I did not have a good Honeymoon four years ago. We went to Costa Rica and the trip started out wonderful. We stayed at a small hotel with hot water springs for a couple of days and enjoyed long hikes to volcano and waterfall. We spent another few days at a different location at a spectacular tree house B&B up in the mountains, saw a lot of animals, zip lined over trees and valleys and saw beautiful sunsets. Then it all went down.
Our next destination was described as a beautiful Villa with a Gourmet Chef. In reality, the villa turned out to be a rusted and ran down cottage and the chef was a home cook with no concept of anything gourmet in sight. And the thing is that if I was expecting a more down to earth experience, I wouldn’t have minded it too much (well, except for the ridiculously expensive price), but I was dreaming of that place for a few months and it was a huge disappointment. The food was a big part of being let down. I can’t really blame the cook. It was a local woman, who did not speak any English and she really tried, but her idea of fancy dining was piping mayo rosettes on fish and covering fruit in pink condensed milk.
One night, however, somewhere underneath all the stickiness of the condensed milk and sugar I discovered the most delicious caramelized bananas. They were amazing! So much so that I tried to explain it to her and asked to repeat it the next day, just without all the other “fancy” sauces. I just wanted the most delicious, moist, melty caramelized bananas. The response was surprising – impossible! Ok, I thought, maybe they already used up all the bananas and she could not purchase more on such a short notice, but the next day there was another dessert consisting of bananas and sugar. Another dessert that went untouched.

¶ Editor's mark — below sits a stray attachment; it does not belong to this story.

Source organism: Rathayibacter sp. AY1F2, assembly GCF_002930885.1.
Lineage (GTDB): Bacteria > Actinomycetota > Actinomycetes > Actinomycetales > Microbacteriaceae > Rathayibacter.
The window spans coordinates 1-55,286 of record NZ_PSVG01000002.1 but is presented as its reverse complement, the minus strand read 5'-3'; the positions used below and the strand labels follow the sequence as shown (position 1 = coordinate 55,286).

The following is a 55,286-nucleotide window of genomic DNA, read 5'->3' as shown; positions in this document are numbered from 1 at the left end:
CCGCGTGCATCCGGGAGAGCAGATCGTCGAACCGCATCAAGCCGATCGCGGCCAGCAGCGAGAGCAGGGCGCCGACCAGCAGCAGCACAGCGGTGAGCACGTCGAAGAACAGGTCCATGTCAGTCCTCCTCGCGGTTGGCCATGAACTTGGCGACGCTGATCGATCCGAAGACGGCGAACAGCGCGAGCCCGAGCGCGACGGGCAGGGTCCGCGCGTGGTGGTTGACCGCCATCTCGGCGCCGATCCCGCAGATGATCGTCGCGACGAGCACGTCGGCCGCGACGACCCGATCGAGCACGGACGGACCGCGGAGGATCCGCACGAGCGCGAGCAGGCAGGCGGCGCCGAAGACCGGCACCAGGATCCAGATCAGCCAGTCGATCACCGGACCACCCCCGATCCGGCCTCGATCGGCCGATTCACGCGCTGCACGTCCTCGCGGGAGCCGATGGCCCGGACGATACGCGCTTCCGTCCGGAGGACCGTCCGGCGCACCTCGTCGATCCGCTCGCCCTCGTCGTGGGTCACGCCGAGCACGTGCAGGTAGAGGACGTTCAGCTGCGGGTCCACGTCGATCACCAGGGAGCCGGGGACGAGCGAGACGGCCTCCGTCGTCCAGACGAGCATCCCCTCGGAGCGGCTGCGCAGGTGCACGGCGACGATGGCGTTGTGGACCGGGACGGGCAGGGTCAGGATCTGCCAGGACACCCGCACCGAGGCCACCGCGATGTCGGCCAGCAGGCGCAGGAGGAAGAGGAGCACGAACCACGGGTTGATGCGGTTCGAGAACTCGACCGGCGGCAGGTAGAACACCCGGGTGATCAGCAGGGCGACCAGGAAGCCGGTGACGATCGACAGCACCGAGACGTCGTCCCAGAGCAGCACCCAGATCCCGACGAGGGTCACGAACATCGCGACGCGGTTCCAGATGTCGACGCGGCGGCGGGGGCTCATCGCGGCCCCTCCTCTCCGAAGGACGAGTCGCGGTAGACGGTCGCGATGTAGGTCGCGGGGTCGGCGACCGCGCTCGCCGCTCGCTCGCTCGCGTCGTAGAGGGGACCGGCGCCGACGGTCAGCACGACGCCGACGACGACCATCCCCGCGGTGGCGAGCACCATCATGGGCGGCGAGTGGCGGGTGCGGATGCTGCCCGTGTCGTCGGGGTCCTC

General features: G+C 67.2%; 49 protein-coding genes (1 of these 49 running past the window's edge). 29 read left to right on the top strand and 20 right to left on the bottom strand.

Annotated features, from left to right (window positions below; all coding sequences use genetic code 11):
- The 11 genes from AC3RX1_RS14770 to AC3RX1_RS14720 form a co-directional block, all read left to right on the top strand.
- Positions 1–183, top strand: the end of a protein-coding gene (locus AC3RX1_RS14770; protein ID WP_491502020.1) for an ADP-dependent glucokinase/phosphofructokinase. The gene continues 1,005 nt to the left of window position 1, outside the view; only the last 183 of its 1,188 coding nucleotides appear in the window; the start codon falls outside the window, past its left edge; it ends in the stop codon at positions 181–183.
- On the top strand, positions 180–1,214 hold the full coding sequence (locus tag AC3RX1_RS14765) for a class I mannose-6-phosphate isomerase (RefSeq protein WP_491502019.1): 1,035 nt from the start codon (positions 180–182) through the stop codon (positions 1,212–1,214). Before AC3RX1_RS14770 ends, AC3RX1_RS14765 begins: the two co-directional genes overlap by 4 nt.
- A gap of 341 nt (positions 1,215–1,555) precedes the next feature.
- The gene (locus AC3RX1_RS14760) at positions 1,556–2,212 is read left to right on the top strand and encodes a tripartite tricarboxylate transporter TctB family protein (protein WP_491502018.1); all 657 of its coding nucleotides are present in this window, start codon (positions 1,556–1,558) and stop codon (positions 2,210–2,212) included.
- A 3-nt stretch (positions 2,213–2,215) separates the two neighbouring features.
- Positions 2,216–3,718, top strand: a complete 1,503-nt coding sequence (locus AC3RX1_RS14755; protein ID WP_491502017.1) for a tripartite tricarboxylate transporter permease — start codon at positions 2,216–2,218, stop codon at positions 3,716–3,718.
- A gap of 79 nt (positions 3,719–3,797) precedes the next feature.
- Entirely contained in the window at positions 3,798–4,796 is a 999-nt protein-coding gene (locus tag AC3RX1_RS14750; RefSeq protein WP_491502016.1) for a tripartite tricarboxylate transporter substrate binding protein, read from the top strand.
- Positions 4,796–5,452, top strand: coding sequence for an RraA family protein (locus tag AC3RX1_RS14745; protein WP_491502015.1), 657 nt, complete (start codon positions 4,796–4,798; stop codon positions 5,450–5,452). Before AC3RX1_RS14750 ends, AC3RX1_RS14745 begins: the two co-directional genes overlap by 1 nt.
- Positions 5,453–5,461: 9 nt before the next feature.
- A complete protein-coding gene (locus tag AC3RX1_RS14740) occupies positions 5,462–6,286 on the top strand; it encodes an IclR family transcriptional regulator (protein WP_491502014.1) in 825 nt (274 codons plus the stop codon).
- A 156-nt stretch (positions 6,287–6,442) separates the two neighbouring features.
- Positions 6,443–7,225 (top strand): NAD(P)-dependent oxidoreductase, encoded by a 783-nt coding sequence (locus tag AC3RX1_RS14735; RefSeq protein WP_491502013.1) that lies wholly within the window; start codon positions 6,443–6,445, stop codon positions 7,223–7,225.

Since then my husband and I have a saying: “Impossible bananas.” We use it whenever we can’t get something that we should be able to get and also every time I see caramelized bananas on the menu.
Last week, when I was in Cuba, I was able to have my Impossible Bananas almost every day, not the same as the Costa Rican ones, but still very good. They were bathed in sugar syrup with some butter, orange juice and rum – perfection!
This recipe is much lighter. It’s Roasted Bananas, not Caramelized Bananas. I am utilizing natural sugars, just a bit of fat and heat to create a sweet, yet healthy, dessert. There are also two ways of doing it. One is to roast the bananas for 30 minutes which would result in luxuriously soft and sweet dessert that you’d want to eat with a spoon while sipping Champagne. The.other way is to roast the fruit for about an hour and a half (this is the option pictured), which would make a leathery and chewy bananas since it’s almost like making dried fruit. I love both options and choose one based on my mood. If I’m making something for a quick dinner dessert, then I roast them for only half an hour. If I’m baking in the morning, then I usually decide on a longer roasting time, this way I can just pick up a sticky and dense piece of fruit in my hand and munch on it while watching tv or reading. You can also make this dessert vegan by using vegan butter or margarine. I actually used soy butter this time (pictured).
Bananas – 2 large
Vegan butter or regular butter – about 1 tablespoon or a bit less
- Preheat oven to 375F.
- Spray baking pan with oil.
- Cut bananas in half and then slice each half lengthwise to end up with four quarters.
- Place bananas in the pan and place little knobs of butter on the bananas.
- Roast for either 30 min or an hour, an hour and a half.